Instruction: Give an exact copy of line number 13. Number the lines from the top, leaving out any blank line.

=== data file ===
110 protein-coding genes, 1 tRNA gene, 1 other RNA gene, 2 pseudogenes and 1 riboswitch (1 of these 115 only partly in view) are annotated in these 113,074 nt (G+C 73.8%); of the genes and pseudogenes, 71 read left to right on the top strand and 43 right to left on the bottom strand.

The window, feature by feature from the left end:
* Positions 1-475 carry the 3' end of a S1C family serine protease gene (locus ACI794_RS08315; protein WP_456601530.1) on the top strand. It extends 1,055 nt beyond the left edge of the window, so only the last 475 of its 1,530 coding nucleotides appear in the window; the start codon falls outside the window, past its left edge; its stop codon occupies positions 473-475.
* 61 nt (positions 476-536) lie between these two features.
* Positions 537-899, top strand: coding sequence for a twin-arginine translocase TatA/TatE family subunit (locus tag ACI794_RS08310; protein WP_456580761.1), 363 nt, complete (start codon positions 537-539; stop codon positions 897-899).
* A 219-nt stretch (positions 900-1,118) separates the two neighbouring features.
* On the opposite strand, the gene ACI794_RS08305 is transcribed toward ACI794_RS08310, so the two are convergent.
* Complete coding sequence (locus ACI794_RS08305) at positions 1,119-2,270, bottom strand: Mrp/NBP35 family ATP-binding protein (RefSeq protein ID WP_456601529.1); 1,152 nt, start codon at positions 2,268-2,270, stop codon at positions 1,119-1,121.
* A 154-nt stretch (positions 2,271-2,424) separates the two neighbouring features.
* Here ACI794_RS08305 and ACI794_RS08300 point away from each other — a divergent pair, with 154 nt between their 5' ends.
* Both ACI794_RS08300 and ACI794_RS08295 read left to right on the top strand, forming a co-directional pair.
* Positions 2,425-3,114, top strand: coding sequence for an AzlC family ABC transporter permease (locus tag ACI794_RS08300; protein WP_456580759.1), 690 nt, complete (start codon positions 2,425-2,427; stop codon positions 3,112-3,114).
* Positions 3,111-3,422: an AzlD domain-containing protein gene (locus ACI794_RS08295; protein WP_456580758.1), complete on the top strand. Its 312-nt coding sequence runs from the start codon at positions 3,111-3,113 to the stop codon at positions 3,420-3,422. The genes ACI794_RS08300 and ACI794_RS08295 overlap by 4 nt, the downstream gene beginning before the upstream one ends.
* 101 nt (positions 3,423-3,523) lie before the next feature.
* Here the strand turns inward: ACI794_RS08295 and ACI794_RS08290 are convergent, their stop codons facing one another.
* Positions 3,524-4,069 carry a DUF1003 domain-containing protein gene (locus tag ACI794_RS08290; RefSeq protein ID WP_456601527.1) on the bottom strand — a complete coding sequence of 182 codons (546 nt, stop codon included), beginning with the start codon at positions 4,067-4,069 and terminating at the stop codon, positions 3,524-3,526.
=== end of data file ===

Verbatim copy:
* Positions 3,111-3,422: an AzlD domain-containing protein gene (locus ACI794_RS08295; protein WP_456580758.1), complete on the top strand. Its 312-nt coding sequence runs from the start codon at positions 3,111-3,113 to the stop codon at positions 3,420-3,422. The genes ACI794_RS08300 and ACI794_RS08295 overlap by 4 nt, the downstream gene beginning before the upstream one ends.